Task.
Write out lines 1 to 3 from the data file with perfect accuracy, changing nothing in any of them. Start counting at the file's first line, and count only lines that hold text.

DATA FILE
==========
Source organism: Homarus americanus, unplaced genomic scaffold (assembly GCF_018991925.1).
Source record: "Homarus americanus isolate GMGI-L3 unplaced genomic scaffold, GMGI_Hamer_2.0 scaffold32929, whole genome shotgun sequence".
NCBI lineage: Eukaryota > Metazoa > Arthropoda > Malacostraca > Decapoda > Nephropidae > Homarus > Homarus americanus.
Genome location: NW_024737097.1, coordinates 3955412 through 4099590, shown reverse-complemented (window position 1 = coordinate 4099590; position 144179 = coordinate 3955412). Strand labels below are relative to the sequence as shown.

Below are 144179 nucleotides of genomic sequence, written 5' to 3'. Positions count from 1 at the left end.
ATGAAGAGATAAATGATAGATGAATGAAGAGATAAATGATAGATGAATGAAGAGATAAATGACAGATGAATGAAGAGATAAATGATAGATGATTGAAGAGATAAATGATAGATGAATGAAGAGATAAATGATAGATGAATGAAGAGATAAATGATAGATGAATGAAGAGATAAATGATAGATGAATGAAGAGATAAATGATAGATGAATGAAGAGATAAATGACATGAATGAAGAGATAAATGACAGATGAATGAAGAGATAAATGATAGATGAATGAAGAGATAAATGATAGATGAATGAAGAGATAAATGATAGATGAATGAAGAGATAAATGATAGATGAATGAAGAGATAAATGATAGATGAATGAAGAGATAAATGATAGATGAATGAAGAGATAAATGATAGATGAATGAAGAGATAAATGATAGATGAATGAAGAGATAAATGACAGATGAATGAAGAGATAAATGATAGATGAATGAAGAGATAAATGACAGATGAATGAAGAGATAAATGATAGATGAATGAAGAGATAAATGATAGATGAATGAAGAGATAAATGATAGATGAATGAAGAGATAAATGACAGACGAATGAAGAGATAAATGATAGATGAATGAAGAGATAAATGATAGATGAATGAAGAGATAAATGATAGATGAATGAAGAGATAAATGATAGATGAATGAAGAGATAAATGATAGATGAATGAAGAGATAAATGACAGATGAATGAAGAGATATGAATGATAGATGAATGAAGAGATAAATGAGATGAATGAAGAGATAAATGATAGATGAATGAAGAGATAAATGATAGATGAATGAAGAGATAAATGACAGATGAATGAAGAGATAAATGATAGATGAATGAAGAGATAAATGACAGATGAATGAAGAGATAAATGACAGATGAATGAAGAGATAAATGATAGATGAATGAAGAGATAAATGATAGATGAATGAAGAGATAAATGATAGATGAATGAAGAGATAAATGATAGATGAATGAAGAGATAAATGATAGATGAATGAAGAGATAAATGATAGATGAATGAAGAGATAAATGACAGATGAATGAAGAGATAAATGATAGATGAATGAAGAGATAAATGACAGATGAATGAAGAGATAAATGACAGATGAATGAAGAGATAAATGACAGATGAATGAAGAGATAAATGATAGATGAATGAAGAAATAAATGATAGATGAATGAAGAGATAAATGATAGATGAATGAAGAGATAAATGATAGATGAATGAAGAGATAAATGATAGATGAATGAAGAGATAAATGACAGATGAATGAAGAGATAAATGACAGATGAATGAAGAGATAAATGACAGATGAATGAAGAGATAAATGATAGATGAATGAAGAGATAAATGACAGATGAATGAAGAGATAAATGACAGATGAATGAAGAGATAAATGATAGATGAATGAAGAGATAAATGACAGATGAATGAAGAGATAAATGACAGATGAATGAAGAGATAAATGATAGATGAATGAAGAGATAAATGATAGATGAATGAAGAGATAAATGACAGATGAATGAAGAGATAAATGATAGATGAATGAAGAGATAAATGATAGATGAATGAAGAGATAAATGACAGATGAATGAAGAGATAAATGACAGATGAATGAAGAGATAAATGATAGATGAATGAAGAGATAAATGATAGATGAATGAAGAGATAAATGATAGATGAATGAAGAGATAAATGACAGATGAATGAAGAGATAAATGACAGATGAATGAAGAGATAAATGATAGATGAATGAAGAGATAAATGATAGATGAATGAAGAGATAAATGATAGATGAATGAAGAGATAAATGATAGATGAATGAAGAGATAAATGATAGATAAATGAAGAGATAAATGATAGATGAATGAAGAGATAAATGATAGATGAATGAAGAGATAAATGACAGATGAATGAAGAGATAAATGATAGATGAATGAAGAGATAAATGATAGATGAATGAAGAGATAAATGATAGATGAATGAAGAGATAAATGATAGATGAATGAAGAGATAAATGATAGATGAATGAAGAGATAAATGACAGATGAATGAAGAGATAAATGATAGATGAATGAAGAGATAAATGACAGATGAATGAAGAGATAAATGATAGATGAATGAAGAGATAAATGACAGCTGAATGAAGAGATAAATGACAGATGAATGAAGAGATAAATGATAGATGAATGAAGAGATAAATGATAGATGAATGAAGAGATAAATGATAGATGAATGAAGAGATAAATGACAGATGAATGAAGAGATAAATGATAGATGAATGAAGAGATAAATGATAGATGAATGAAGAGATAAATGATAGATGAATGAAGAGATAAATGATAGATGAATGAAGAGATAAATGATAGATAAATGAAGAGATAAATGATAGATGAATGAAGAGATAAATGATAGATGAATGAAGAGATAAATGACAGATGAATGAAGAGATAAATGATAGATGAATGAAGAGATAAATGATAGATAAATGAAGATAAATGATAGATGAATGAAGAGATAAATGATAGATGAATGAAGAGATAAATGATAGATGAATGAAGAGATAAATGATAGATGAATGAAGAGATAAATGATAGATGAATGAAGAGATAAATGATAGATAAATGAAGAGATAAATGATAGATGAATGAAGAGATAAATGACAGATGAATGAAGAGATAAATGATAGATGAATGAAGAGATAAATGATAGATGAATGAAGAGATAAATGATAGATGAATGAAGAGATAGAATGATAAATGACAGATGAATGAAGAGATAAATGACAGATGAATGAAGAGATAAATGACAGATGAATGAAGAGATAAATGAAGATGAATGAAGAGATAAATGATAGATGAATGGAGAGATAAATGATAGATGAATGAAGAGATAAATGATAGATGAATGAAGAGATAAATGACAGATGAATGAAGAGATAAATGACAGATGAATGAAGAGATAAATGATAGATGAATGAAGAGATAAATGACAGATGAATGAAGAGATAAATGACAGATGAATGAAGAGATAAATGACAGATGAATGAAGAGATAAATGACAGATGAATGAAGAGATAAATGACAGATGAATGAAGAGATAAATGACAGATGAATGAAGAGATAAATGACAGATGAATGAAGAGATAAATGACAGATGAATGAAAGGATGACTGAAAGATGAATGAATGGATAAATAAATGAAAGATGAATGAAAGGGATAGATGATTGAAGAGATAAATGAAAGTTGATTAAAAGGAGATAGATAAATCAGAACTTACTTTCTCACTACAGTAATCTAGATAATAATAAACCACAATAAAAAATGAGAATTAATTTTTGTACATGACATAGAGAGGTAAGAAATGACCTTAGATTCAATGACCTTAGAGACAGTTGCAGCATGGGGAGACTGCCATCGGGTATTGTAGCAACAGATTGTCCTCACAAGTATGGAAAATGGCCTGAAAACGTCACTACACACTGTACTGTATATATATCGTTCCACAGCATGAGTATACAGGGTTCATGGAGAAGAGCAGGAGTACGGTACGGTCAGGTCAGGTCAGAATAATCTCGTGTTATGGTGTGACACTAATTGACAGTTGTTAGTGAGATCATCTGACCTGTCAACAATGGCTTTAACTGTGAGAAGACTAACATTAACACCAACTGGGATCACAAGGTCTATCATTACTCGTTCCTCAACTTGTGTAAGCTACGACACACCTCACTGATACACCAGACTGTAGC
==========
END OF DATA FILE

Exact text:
Source organism: Homarus americanus, unplaced genomic scaffold (assembly GCF_018991925.1).
Source record: "Homarus americanus isolate GMGI-L3 unplaced genomic scaffold, GMGI_Hamer_2.0 scaffold32929, whole genome shotgun sequence".
NCBI lineage: Eukaryota > Metazoa > Arthropoda > Malacostraca > Decapoda > Nephropidae > Homarus > Homarus americanus.